4. Start Small and Build Gradually
Beginning a meditation practice can feel overwhelming, so start with short sessions of just a few minutes and gradually increase the duration as you become more comfortable and confident in your practice.
5. Be Patient and Compassionate with Yourself
Meditation is a lifelong journey, and it’s essential to approach it with patience and self-compassion.
Remember that there’s no such thing as a “perfect” meditation session, and it’s normal to have thoughts and distractions arise during your practice.
Real-Life Examples of Neurodivergent Meditation Practitioners
Lyric Holmans, an autistic adult, and advocate has shared their experiences with mindfulness meditation and its benefits for them.
They have emphasized the importance of adapting the practice to suit their own needs and finding what works best for their individual sensory and cognitive preferences.
There have been studies with individuals that have ADHD who have found success in incorporating meditation into their daily lives.
They often report that regular practice helps them to develop a greater sense of focus, self-awareness, and emotional regulation.
Addressing Common Concerns and Misconceptions
Who Should Not Practice Meditation?
Meditation is generally considered safe and beneficial for most people, including those with neurological conditions.
However, if you have a history of trauma or severe mental health issues, it’s important to consult a mental health professional before beginning a meditation practice.
Can Meditation Help Neurological Disorders?
While meditation is not a cure-all for neurological disorders, it can provide valuable tools and techniques for managing stress, anxiety, and emotional regulation.
Regular practice can help improve the overall mental health and well-being of individuals with neurological conditions.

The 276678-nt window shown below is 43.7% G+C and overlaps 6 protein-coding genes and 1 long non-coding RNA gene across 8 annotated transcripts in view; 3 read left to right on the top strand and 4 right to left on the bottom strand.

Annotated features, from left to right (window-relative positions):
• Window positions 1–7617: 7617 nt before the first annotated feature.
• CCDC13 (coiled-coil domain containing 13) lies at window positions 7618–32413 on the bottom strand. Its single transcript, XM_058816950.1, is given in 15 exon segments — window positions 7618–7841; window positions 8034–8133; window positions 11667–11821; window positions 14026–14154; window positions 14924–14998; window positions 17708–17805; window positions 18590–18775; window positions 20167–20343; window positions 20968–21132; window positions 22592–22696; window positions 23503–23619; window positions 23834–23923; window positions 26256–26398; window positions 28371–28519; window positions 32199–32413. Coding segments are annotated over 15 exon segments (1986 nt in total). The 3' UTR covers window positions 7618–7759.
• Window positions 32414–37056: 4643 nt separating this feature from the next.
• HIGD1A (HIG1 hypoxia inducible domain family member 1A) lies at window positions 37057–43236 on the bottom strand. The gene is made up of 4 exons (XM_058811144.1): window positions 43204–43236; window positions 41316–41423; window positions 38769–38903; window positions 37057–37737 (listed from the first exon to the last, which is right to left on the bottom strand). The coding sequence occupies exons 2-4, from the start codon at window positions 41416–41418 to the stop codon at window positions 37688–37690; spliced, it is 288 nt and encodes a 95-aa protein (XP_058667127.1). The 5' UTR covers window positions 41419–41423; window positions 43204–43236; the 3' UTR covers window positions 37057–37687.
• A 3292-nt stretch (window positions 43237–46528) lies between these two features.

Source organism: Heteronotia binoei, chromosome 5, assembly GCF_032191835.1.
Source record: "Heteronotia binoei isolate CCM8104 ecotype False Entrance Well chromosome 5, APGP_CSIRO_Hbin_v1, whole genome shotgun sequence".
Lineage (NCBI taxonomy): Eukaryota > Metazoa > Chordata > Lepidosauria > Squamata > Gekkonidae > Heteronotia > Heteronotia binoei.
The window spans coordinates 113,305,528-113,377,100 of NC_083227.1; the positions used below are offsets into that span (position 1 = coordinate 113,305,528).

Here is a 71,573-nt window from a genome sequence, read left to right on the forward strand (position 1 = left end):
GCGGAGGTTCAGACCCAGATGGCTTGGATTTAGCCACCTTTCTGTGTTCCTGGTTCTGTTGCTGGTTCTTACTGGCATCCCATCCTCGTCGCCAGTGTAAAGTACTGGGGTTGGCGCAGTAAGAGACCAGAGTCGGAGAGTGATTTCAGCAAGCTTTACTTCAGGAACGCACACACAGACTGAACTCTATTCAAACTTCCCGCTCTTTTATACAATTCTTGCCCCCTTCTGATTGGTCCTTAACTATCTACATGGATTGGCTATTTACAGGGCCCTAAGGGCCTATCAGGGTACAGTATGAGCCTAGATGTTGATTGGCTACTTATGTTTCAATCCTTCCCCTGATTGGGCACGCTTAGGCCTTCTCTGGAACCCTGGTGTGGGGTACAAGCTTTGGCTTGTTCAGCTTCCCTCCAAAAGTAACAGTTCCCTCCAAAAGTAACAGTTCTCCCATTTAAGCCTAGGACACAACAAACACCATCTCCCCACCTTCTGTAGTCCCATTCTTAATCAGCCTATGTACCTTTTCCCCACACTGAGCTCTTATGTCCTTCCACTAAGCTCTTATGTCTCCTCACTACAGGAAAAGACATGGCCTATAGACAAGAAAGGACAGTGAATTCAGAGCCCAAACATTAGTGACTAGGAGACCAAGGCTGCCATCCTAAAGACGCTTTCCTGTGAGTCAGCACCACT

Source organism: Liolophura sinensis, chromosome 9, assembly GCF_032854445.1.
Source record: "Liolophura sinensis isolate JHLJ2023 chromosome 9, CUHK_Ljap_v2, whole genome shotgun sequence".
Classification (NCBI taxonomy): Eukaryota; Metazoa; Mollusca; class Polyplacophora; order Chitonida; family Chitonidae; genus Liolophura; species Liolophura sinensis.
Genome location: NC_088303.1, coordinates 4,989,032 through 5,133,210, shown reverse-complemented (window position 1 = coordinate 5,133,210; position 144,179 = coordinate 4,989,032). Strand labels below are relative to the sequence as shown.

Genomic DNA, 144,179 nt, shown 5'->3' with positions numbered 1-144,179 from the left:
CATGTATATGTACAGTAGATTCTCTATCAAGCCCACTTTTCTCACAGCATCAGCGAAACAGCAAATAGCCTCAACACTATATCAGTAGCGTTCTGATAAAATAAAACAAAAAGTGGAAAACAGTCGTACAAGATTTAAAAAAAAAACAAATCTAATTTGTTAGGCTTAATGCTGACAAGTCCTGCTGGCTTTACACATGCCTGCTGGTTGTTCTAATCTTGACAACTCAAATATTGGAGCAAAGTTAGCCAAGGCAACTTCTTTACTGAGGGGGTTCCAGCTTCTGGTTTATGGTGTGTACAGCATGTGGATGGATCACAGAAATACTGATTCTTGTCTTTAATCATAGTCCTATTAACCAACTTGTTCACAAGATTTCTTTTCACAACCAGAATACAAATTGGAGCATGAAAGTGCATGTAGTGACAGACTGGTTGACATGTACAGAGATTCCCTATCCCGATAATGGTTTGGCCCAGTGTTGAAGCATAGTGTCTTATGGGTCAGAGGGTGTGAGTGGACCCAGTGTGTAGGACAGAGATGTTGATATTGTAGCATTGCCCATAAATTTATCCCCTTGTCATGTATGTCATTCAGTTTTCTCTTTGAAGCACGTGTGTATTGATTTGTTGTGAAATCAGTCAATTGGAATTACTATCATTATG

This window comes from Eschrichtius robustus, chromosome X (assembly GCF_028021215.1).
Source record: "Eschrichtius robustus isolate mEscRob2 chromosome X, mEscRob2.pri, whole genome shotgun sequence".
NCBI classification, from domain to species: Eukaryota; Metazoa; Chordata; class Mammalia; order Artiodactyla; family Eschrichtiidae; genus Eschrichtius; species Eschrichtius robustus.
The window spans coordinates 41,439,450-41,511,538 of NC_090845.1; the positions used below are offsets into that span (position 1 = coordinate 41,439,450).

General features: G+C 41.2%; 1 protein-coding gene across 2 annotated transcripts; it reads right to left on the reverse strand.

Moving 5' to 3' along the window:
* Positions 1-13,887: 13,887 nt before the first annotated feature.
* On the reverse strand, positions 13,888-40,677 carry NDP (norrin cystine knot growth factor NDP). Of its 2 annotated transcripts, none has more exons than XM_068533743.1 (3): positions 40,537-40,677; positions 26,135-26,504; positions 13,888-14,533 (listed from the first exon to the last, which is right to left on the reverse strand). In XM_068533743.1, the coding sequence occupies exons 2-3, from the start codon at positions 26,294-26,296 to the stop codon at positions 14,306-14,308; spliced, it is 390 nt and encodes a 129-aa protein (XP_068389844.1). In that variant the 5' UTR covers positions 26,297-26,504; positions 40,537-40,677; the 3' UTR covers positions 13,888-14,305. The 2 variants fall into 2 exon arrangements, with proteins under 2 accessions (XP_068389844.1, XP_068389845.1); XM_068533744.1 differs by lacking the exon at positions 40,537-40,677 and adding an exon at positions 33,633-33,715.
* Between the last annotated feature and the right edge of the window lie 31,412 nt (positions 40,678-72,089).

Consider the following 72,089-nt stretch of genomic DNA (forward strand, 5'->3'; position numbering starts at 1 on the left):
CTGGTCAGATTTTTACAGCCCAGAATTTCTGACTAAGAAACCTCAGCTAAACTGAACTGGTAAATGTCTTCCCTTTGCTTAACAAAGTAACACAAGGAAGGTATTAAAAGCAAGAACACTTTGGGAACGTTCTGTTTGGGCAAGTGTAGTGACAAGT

Is Meditation Good for People with ADHD?
As mentioned earlier, meditation can be beneficial for people with ADHD by helping them to develop greater focus, attention, and emotional regulation.
It’s essential to adapt the practice to their unique needs and preferences, such as using guided meditations or trying movement-based meditation techniques like yoga.
Tips for Starting Your Meditation Journey
If you’re a neurodivergent individual interested in exploring meditation, here are some tips to help you get started:
Set realistic expectations: It’s important to approach meditation with a realistic mindset and understand that it takes time and consistent practice to experience its full benefits.
Create a dedicated space: Having a quiet, comfortable space for meditation can help you develop a consistent routine and make your practice more enjoyable.
Schedule your practice: Choose a regular time each day or week to meditate, and try to stick to your schedule as much as possible.
Join a class or group: Taking a meditation class or joining a group can provide valuable support, guidance, and motivation to help you establish your practice.
Be patient and compassionate with yourself: Remember that meditation is a lifelong journey, and it’s essential to approach it with patience, self-compassion, and an open mind.
Meditation can indeed be beneficial for neurodivergent people when adapted to their unique needs and preferences.
By practicing mindfulness and other forms of meditation, individuals with neurological conditions can develop valuable tools and techniques for managing stress, anxiety, and emotional regulation, ultimately improving their overall mental health and well-being.